I don't feel like society or politics see any urgency in the issue of workloads at universities
Social geographer Bouke van Gorp:
“If everyone were to participate in a white strike, we’ll get a clear overview of how normal it’s become to work overtime (even if many of us probably do so out of enthusiasm, involvement… there’s also the part of ‘otherwise the work won’t get done’). If all of us were to join in for a month, you’ll see which things won’t get done, which choices constantly have to be made in what to do and what to leave. Whether that would help bring in more money for higher education, I’m not sure. I don’t feel like society or politics see any urgency in the issue of workloads at universities. In the current government, I haven’t seen a progressive vision on higher education and research anyway.”
Student of Educational Sciences, Leonie Schiphorst:
“I have to confess I didn’t notice this strike at all. I think it’s a good thing to pay attention to structural overtime, although this isn’t just a problem that’s exclusive to university employees, of course. I think students suffer less from a white strike than from general strikes. I can imagine that for teachers, it’s tough to stick to this type of strike because you’ll disadvantage either yourself or others. An out of office reply, I think, does contribute to creating more awareness within the university, but it won’t really help reduce people’s overtime.”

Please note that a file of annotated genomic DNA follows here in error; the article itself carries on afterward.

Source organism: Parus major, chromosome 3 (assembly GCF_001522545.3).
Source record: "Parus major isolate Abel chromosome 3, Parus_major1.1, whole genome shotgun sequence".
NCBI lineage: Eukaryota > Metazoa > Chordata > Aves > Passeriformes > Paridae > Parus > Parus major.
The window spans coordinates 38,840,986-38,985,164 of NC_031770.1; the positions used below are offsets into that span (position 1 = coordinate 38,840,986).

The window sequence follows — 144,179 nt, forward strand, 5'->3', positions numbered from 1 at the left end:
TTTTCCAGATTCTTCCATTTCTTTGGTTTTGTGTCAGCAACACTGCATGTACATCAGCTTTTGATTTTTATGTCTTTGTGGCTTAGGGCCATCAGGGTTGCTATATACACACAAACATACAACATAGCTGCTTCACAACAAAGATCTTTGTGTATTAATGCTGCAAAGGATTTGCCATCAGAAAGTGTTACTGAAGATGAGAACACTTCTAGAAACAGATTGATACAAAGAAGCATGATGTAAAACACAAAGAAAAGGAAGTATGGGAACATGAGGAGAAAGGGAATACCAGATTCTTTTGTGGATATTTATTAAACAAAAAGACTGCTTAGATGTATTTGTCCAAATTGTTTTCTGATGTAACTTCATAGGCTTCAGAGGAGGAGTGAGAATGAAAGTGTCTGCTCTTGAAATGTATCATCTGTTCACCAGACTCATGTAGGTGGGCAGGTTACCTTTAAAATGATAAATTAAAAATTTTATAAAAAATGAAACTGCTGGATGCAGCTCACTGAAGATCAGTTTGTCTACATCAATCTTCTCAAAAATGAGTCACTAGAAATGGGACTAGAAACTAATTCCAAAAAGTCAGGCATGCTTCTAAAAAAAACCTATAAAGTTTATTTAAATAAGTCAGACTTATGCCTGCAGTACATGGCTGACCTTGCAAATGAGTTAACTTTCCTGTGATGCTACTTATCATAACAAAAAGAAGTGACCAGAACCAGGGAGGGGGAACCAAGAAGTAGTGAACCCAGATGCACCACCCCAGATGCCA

Protest without nuisance aren't protests
Art historian Annemieke Hoogenboom:
“I doubt whether it’d be possible to move the UU teachers to actually take action at any scale. But it’s inevitable that if it did happen, students would experience some negative effects. The alternative would be for teachers to protest ‘in their own time’. The point, however, is that that time hasn’t really existed for a long time. And anyway: protests without nuisance aren’t protests. It’s imaginable that students would show solidarity, because they know educational quality could benefit from relieving workloads.”
Social demographer Fred Toppen:
“I didn’t participate in this white strike, although I do sympathise with the idea. It’s evident others will be bothered by this strike, because otherwise a protest like this is a toothless weapon. But for many, that disadvantage is temporary. When public transport goes on strike, you work from home for a day; in a primary school, the lessons won’t be taught that day but on another day that school year. Missing out on a course day at university is different. The schedules are often tight, making it nearly impossible to reschedule a lecture (time slots! No rooms available!) and you still want to give them feedback. I think students have a right to their lectures and feedback, and by not giving either of these on any given day, I’d have to jump through all sorts of hoops to reschedule it on a different day. I simply don’t have the time for that.”
Finally, educational expert Casper Hulshof has a short but strong message:
“Students are already suffering from the increasing workloads.”